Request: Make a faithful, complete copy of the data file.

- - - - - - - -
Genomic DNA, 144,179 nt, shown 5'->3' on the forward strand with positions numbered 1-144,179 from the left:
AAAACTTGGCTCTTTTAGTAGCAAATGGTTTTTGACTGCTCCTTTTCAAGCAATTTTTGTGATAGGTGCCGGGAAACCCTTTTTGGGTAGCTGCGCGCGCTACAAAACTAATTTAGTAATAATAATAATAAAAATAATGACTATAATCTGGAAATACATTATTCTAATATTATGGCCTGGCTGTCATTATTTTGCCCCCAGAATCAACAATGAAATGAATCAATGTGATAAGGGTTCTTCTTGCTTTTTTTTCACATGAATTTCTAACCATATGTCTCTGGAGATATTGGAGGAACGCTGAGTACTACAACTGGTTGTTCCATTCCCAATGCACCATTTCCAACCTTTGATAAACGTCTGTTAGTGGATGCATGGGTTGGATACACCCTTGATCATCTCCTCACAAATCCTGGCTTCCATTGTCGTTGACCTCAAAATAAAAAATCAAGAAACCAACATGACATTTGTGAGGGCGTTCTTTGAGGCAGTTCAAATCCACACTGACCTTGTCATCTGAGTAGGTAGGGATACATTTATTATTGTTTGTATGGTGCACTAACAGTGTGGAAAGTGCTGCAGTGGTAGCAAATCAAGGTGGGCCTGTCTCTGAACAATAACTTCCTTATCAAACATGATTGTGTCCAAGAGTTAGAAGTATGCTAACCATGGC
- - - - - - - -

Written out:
Genomic DNA, 144,179 nt, shown 5'->3' on the forward strand with positions numbered 1-144,179 from the left:
AAAACTTGGCTCTTTTAGTAGCAAATGGTTTTTGACTGCTCCTTTTCAAGCAATTTTTGTGATAGGTGCCGGGAAACCCTTTTTGGGTAGCTGCGCGCGCTACAAAACTAATTTAGTAATAATAATAATAAAAATAATGACTATAATCTGGAAATACATTATTCTAATATTATGGCCTGGCTGTCATTATTTTGCCCCCAGAATCAACAATGAAATGAATCAATGTGATAAGGGTTCTTCTTGCTTTTTTTTCACATGAATTTCTAACCATATGTCTCTGGAGATATTGGAGGAACGCTGAGTACTACAACTGGTTGTTCCATTCCCAATGCACCATTTCCAACCTTTGATAAACGTCTGTTAGTGGATGCATGGGTTGGATACACCCTTGATCATCTCCTCACAAATCCTGGCTTCCATTGTCGTTGACCTCAAAATAAAAAATCAAGAAACCAACATGACATTTGTGAGGGCGTTCTTTGAGGCAGTTCAAATCCACACTGACCTTGTCATCTGAGTAGGTAGGGATACATTTATTATTGTTTGTATGGTGCACTAACAGTGTGGAAAGTGCTGCAGTGGTAGCAAATCAAGGTGGGCCTGTCTCTGAACAATAACTTCCTTATCAAACATGATTGTGTCCAAGAGTTAGAAGTATGCTAACCATGGC